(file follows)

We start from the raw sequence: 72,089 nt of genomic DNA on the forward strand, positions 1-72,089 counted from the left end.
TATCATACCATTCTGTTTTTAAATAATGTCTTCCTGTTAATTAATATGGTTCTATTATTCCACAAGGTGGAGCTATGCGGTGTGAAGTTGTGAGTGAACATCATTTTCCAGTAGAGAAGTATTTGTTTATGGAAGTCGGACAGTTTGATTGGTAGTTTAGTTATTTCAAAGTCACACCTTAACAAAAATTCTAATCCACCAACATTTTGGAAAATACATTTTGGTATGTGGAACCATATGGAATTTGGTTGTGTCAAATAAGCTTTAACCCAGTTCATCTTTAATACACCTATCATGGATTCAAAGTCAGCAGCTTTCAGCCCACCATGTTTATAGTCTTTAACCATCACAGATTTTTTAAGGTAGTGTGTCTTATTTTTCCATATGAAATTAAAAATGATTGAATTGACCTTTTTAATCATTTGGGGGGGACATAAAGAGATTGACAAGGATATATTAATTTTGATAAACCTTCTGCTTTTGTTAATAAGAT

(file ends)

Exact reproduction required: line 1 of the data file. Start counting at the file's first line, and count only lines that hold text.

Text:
We start from the raw sequence: 72,089 nt of genomic DNA on the forward strand, positions 1-72,089 counted from the left end.